THE STORY GOES that Pablo Picasso was approached in a café one day by a woman who asked if he would do a drawing on her napkin. He agreed, made a quick sketch on it and said, “The cost will be 20,000 francs,” or some such enormous amount (some versions say $1 million).
“That much!” the lady exclaimed. “But it only took you five minutes!”
“No, my dear,” he replied. “It took me forty years.”
True or not, the story illustrates the lifetime of effort and experience it takes to be able to do something of quality while making it look easy.
Today’s workout at Body Specs brought Picasso’s napkin to mind. While hardly a work of art, completing it required drawing upon what I’ve learned and experienced since I began serious physical training fifteen years ago.
My workouts are assigned and supervised by trainers aware of my goals, and while the sessions range in intensity, occasionally one becomes a real test of what I thought were my limits. So it proved this afternoon.
Basically, I was given what the trainers call “supersets” consisting of a set of exercises performed in order, then “doubled” (repeated). For example, station 1 was monkey chin-ups, followed by ab exercises, followed by pushups. Repeat the three, then move on to station 2. I had a circuit of three stations in all, each with a set of doubled exercises. And I was to complete three full circuits.
After my first circuit I was spent. By the end of the second I needed to sit and rest after each exercise. My heart was pounding. I had nothing left. And I still had one to go.
Sure, I could have quit. All I needed to do was tell the trainers, “I’m done,” and head to the shower. It wasn’t a race, just a training session. And yet it had become, for me, more than that.
Because, for whatever reason, I’m an ultrarunner. And I’ve committed to the most aggressive race season ever, with the first race (50 miles) next month. Completing an ultramarathon requires mental and emotional discipline in addition to physical fitness. Patience, persistence, and dogged determination are needed to accept the continual discomfort and push through the inevitable low points. The mental muscles must be exercised, or they will fail you in a race as surely as undertrained legs.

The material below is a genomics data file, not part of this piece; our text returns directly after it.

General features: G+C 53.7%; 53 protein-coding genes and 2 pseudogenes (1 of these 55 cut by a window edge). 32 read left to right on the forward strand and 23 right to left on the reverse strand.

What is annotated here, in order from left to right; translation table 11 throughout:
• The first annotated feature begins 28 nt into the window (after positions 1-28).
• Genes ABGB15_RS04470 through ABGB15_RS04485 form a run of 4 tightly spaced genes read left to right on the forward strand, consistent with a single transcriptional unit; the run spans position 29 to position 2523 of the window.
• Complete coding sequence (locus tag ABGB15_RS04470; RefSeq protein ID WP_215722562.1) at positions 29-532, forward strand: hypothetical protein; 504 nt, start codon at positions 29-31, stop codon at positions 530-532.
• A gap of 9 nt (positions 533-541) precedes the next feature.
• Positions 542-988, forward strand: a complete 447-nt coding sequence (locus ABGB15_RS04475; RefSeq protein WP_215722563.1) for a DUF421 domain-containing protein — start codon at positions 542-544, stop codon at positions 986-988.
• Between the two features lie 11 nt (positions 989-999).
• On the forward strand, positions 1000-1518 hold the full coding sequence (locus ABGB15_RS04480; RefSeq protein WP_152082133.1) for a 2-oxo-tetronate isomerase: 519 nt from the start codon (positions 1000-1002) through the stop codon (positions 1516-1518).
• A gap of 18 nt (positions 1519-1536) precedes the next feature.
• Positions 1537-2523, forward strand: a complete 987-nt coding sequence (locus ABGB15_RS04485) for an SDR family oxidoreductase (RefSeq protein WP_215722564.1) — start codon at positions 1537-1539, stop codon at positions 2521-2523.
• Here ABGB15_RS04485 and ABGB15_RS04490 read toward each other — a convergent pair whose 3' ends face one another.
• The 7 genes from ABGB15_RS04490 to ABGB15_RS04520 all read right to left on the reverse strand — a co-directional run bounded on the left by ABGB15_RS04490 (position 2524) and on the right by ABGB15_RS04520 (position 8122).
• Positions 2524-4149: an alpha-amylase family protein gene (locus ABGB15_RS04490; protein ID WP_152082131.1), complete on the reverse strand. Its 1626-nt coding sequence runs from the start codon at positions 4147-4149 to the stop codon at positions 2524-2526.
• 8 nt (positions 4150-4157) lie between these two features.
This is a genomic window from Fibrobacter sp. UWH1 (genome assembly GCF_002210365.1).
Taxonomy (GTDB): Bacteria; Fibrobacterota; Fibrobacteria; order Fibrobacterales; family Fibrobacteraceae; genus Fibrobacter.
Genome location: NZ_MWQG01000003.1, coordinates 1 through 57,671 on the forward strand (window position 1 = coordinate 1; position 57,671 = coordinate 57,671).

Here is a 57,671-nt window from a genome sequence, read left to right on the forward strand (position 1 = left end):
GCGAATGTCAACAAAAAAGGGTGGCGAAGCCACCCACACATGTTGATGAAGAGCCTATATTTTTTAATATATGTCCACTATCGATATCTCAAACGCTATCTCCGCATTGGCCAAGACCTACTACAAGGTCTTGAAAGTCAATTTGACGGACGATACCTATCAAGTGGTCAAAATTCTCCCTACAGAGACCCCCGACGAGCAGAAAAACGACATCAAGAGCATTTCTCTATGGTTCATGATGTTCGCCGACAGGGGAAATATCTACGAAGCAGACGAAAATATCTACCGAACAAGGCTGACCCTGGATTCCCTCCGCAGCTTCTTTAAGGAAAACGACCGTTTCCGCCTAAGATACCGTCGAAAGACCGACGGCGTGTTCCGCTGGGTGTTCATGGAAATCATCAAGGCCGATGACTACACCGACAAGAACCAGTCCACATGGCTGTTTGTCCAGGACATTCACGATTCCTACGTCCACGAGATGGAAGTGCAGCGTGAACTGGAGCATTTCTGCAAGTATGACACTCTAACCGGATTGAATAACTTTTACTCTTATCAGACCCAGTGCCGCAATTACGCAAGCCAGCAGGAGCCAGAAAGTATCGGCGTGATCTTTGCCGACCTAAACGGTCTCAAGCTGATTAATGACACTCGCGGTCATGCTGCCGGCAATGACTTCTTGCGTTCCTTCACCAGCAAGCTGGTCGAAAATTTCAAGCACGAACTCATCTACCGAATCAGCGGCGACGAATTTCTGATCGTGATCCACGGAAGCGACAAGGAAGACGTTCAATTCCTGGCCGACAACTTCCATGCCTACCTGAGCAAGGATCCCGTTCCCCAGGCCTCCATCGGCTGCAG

So as I began the third circuit I called upon some principles I’ve learned and applied over the years.
- From Aikido: breath control. Replace fast, shallow breathing with deep, slower breaths. This also relaxes the body. I did this after each exercise, establishing control before starting the next one.
- From Aikido and ultrarunning: focus on where you are, not how much you have left. Do each rep with the best form you can. Then do another. “Remember,” Sensei said, “you can always do one more.”
- From ultrarunning: pace. Take the time you need to complete the exercise. Don’t go too fast to show off. No one cares.
And, finally, I’d been here before, two-thirds through an extreme challenge, physically and emotionally spent, and ready to quit. Namely, the 65-mile mark at last year’s Lighthouse 100 (you can read my recap here). And somehow I’d found the strength to go on, and finish.
I slowly ground my way through the final circuit. One station, one exercise, one rep, at a time. My 30-minute session lasted well over an hour, and my muscles were shaking, but I completed it. Test passed. Until next time, of course.
So how did I reward myself? Like any health-conscious fitness nut would do:
I also had a glass of tart cherry juice with my (healthy and nutritious) dinner. It’s supposed to help ease sore muscles. We’ll see if I can get out of bed in the morning. I hope so, cuz I should get a run in.
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